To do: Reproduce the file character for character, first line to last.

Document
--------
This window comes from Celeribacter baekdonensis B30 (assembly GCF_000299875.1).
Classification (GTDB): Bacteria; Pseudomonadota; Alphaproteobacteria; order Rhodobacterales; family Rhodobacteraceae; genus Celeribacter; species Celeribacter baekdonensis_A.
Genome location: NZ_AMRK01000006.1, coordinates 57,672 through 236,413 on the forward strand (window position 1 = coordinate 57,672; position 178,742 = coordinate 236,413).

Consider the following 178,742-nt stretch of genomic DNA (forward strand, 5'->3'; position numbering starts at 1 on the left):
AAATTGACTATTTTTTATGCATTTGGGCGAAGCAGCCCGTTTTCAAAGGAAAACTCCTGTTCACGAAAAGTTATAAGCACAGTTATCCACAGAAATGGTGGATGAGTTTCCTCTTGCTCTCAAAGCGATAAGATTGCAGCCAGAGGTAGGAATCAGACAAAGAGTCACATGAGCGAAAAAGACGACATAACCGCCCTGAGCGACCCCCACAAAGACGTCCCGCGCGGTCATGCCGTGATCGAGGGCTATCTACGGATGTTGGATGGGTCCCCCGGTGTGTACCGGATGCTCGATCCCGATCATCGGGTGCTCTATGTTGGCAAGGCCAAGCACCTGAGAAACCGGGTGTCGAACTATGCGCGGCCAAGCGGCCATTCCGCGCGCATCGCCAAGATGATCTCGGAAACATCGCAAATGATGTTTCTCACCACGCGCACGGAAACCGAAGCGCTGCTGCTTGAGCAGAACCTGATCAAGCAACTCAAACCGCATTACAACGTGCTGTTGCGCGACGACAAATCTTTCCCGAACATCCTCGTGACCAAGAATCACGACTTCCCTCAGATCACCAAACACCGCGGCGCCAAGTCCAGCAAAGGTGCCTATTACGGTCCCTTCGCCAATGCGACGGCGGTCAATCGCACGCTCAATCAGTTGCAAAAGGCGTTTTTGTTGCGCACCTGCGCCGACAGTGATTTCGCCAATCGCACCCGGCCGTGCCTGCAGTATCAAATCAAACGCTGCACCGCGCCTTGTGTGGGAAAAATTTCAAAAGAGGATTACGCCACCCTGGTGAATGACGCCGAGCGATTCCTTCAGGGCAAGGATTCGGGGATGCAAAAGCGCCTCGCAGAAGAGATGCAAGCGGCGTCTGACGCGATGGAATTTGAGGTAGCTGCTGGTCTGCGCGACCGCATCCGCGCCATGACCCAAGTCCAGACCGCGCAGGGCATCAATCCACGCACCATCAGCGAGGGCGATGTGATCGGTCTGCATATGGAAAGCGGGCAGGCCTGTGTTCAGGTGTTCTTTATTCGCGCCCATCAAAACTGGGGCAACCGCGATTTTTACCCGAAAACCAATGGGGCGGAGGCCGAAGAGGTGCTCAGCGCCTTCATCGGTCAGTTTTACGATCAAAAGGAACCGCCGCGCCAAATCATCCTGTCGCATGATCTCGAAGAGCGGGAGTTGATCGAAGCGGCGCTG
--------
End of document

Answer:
This window comes from Celeribacter baekdonensis B30 (assembly GCF_000299875.1).
Classification (GTDB): Bacteria; Pseudomonadota; Alphaproteobacteria; order Rhodobacterales; family Rhodobacteraceae; genus Celeribacter; species Celeribacter baekdonensis_A.
Genome location: NZ_AMRK01000006.1, coordinates 57,672 through 236,413 on the forward strand (window position 1 = coordinate 57,672; position 178,742 = coordinate 236,413).

Consider the following 178,742-nt stretch of genomic DNA (forward strand, 5'->3'; position numbering starts at 1 on the left):
AAATTGACTATTTTTTATGCATTTGGGCGAAGCAGCCCGTTTTCAAAGGAAAACTCCTGTTCACGAAAAGTTATAAGCACAGTTATCCACAGAAATGGTGGATGAGTTTCCTCTTGCTCTCAAAGCGATAAGATTGCAGCCAGAGGTAGGAATCAGACAAAGAGTCACATGAGCGAAAAAGACGACATAACCGCCCTGAGCGACCCCCACAAAGACGTCCCGCGCGGTCATGCCGTGATCGAGGGCTATCTACGGATGTTGGATGGGTCCCCCGGTGTGTACCGGATGCTCGATCCCGATCATCGGGTGCTCTATGTTGGCAAGGCCAAGCACCTGAGAAACCGGGTGTCGAACTATGCGCGGCCAAGCGGCCATTCCGCGCGCATCGCCAAGATGATCTCGGAAACATCGCAAATGATGTTTCTCACCACGCGCACGGAAACCGAAGCGCTGCTGCTTGAGCAGAACCTGATCAAGCAACTCAAACCGCATTACAACGTGCTGTTGCGCGACGACAAATCTTTCCCGAACATCCTCGTGACCAAGAATCACGACTTCCCTCAGATCACCAAACACCGCGGCGCCAAGTCCAGCAAAGGTGCCTATTACGGTCCCTTCGCCAATGCGACGGCGGTCAATCGCACGCTCAATCAGTTGCAAAAGGCGTTTTTGTTGCGCACCTGCGCCGACAGTGATTTCGCCAATCGCACCCGGCCGTGCCTGCAGTATCAAATCAAACGCTGCACCGCGCCTTGTGTGGGAAAAATTTCAAAAGAGGATTACGCCACCCTGGTGAATGACGCCGAGCGATTCCTTCAGGGCAAGGATTCGGGGATGCAAAAGCGCCTCGCAGAAGAGATGCAAGCGGCGTCTGACGCGATGGAATTTGAGGTAGCTGCTGGTCTGCGCGACCGCATCCGCGCCATGACCCAAGTCCAGACCGCGCAGGGCATCAATCCACGCACCATCAGCGAGGGCGATGTGATCGGTCTGCATATGGAAAGCGGGCAGGCCTGTGTTCAGGTGTTCTTTATTCGCGCCCATCAAAACTGGGGCAACCGCGATTTTTACCCGAAAACCAATGGGGCGGAGGCCGAAGAGGTGCTCAGCGCCTTCATCGGTCAGTTTTACGATCAAAAGGAACCGCCGCGCCAAATCATCCTGTCGCATGATCTCGAAGAGCGGGAGTTGATCGAAGCGGCGCTG